Friday’s severe weather in the New Castle County area caused outages for about 14,000 customers. We have assessed heavy tree damage and flooding. Crews are back working around the clock to restore service for our customers. View the damage we're assessing here: https://youtu.be/4MBuu50y92I
For Immediate Release
CITY, Md./ REHOBOTH, Del. - With the start of the 2015 Atlantic
hurricane season just a few days away, officials from Delmarva Power, area municipalities
and emergency services agencies held joint news conferences in Ocean City, Md.,
and Rehoboth, Del., today to remind the public that it's time to prepare for
the possibility that destructive tropical weather could hit the region any time
between June 1 and Nov. 30.
Meteorologists are predicting a
"well-below-average" hurricane season with seven tropical storms (sustained
winds of 39 mph or higher) of which three could become hurricanes (winds of 74
mph or higher).
"Despite the early prediction of a
less active season, it is essential that all of us remain vigilant and be
prepared for hurricane season. We want our customers to know that we are committed to an
emergency response system that makes safety a priority, restores power as
quickly as possible and provides customers with information on how to prepare
for and deal with weather-related outages.
said Jim Smith, Delmarva Power senior public affairs manager. "We'll be
prepared to add more personnel and resources as needed and work with local
governments through our Emergency Services Partnership Program to activate
Power employees prepare for the possibility of storm-related power outages by
participating in emergency drills on a regular basis. In addition, the company
maintains an adequate supply of essential equipment, such as poles, wires and
transformers, and stays in contact with other utilities to quickly arrange for
mutual assistance in case of a natural disaster.
"We also believe that preventive maintenance is essential in reducing
the potential for service
interruptions caused by stormy
weather," said Smith. "We plan to invest more than $1 billion over the next
several years to upgrade our electric infrastructure. We'll also spend several
million dollars this year on tree trimming near power lines to help avoid
outages that can be caused by trees and limbs that fall during storms."
Delmarva Power suggests that customers
assemble an emergency kit that can be used at home and, if necessary, taken
with them if they're ordered to evacuate. Each kit should include a flashlight,
battery-powered clock and radio, extra batteries, non-perishable food, manual
can opener, bottled water and a list of important phone numbers. All items can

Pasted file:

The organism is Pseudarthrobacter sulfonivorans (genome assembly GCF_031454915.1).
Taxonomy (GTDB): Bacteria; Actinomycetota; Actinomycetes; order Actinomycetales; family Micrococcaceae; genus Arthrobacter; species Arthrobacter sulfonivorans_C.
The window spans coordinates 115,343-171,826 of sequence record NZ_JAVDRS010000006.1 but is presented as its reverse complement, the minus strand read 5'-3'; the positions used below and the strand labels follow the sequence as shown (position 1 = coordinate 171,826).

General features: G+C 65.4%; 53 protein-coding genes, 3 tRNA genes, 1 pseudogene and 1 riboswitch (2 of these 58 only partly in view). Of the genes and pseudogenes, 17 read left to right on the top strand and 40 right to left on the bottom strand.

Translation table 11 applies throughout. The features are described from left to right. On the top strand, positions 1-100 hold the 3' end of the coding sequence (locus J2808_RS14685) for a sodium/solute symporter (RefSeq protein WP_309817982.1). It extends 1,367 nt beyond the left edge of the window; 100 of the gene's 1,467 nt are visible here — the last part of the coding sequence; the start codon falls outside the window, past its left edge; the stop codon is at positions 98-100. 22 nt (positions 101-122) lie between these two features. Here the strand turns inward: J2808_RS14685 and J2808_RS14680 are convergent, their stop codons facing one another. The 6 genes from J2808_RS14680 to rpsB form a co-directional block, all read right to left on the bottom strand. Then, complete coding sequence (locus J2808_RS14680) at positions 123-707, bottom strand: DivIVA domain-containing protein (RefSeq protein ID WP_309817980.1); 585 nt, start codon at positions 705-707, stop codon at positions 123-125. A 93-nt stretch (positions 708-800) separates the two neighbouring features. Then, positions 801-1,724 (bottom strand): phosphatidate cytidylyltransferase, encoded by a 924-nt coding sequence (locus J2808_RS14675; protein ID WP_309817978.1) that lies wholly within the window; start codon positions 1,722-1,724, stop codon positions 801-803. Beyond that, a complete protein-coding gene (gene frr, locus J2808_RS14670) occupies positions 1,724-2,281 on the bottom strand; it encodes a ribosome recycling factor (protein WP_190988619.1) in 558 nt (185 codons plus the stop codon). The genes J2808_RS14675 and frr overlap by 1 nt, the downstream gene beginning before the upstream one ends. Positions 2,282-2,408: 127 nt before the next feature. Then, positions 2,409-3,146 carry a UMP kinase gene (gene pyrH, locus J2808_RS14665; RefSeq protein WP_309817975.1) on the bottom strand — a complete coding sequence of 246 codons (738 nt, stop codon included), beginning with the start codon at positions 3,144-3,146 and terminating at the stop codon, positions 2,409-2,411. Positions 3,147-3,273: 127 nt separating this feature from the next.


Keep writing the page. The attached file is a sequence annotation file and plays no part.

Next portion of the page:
be placed into a large cooler which is easy to grab if a person has to leave
Delmarva Power also provides a "Storm
Preparation Handbook" that can be downloaded from its website (www.delmarva.com) or you can call Customer Care at
800-375-7117 to request a copy via mail.
Smith was joined at today's events by Clay
Stamp, Executive Director of the Maryland Emergency Management Agency; Joe
Theobald, Ocean City's Emergency Services Director; Fred Webster, Director of
Worcester County Emergency Services; Joe Thomas, Director of the Sussex County
Emergency Operations Center; Bill Sammler, Warning Coordination Meteorologist
for the National Weather Service; Sharon Lynn, City Manager of Rehoboth Beach;
and Patrick Delaney, Executive Director of the American Red Cross of Delmarva.
"While the last two hurricane seasons
have been relatively quiet, we all remember the devastation from Hurricane Sandy
in 2012, especially in the New York City area and on Maryland's Lower Eastern
Shore," said Stamp. "It's important for us to always be prepared because even
in a quiet hurricane season, just one hurricane making landfall in our area can
"Whatever the forecast, residents and property
owners should never be lulled into a sense of complacency because it only takes
one storm to destroy property and threaten lives," said Thomas. "One step
residents can take ahead of hurricane season is to create a Safety Profile for
their household with Sussex County's free Smart911.com service to provide
potentially critical, life-saving information up front to first responders.
Profiles can contain as much or as little information as users want, including
details about their properties, special medical conditions and family contacts."
"Regardless of the seasonal hurricane
forecast, it only takes one storm to cause a disaster on the Delmarva Peninsula,"
said Sammler. "We should prepare as if every year will be the year of a
information by visiting www.delmarva.com, on Facebook at
www.facebook.com/delmarvapower and on Twitter at
www.twitter.com/delmarvaconnect. Our mobile app is available at www.delmarva.com/mobileapp.